While I was learning to dress salmon flies I was often asked, “Whose style are you tying in.” In other words, was I fashioning my flies after Kelson, Pryce-Tannatt, or some other source? For a while I did try to emulate Kelson’s style. It was hopeless. One of the most liberating moments I’ve experienced was when I realised that I couldn’t imitate Kelson – or anyone else for that matter – and I shouldn’t bother trying. Only Kelson could tie like Kelson. I have my own style.

Many other editions of Kelson’s works have been published since the 1979 Angler’s and Shooter’s Press edition of The Salmon Fly. In 1995 – the centennial of The Salmon Fly – the Fly Fishers Classic Library (then at Bovey Tracey, now part of Coch-y-Bonddu Books in Mid Wales) issued a limited edition reprint of The Salmon Fly; and John Culler & Sons of Camden, South Carolina, USA reprinted The Salmon Fly. The Fly Fishers Classic Library also published The Land and Water Salmon Flies in 1993; and Kelson’s Tips in 2001.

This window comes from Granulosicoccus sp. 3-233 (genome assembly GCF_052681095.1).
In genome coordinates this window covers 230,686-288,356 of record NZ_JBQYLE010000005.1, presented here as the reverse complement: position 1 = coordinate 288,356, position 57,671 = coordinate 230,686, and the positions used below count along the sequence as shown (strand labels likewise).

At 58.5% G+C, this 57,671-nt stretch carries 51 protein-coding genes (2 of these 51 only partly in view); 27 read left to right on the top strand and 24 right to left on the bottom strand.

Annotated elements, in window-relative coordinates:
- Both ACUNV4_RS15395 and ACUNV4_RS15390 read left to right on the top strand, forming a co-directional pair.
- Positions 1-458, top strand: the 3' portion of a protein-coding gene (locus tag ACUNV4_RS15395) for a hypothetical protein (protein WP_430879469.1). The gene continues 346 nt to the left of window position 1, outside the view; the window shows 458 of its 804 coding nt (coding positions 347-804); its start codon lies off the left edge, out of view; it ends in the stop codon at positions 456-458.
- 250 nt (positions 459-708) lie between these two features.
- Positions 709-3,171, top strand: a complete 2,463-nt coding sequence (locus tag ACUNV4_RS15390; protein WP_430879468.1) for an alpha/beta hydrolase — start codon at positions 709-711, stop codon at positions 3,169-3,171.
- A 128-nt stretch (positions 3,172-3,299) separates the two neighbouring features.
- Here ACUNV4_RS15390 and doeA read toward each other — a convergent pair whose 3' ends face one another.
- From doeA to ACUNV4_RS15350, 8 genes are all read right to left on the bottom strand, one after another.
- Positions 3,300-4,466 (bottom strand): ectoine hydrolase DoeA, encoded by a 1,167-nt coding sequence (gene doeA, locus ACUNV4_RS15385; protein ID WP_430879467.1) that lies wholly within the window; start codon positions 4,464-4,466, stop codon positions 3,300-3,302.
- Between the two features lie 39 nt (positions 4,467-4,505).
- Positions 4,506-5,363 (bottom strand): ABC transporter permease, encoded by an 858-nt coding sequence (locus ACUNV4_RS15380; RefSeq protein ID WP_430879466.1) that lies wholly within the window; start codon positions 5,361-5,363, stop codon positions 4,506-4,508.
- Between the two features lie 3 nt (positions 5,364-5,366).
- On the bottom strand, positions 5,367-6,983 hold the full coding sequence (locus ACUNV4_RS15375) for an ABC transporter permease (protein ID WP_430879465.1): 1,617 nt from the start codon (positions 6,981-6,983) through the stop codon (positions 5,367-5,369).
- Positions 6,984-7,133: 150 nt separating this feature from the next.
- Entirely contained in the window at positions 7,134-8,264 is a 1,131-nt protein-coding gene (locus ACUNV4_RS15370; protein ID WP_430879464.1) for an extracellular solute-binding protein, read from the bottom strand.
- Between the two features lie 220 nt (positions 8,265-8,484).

Today’s salmon fly dressers have no difficulty finding or using Kelson as a reference. In June of 2011 Coch-y-Bonddu Books published a compilation of Kelson’s The Salmon Fly, Tips, and his four series of salmon fly plates produced for the journal, Land and Water, in a single volume titled The Essential Kelson. We now have all Kelson’s patterns and techniques under one roof, if you will. A necessary disclaimer: I wrote the annotation for and dressed 78 flies which appear in The Essential Kelson. Its publication confirms the status of The Salmon Fly as the ne plus ultra of salmon fly references.

Factfile


The Essential Kelson. Compiled by Terry Griffiths; flies by Marvin Nolte.
COCH-Y-BONDDU BOOKS; £35

The Essential Kelson has been published in three different editions. A de-luxe limited edition (75 copies), hand-bound in Nigerian goatskin, has a fly by Marvin Nolte inlaid into the front cover. Signed by Terry Griffiths and Marvin Nolte it retails at £575.

The Fly Fisher’s Classic Library limited edition (100 signed copies) – bonded in leather – retails at £125. The standard edition retails at £35. All three editions are available through Coch-y-Bonddu Books.

Tel. 01654 702837
www.anglebooks.com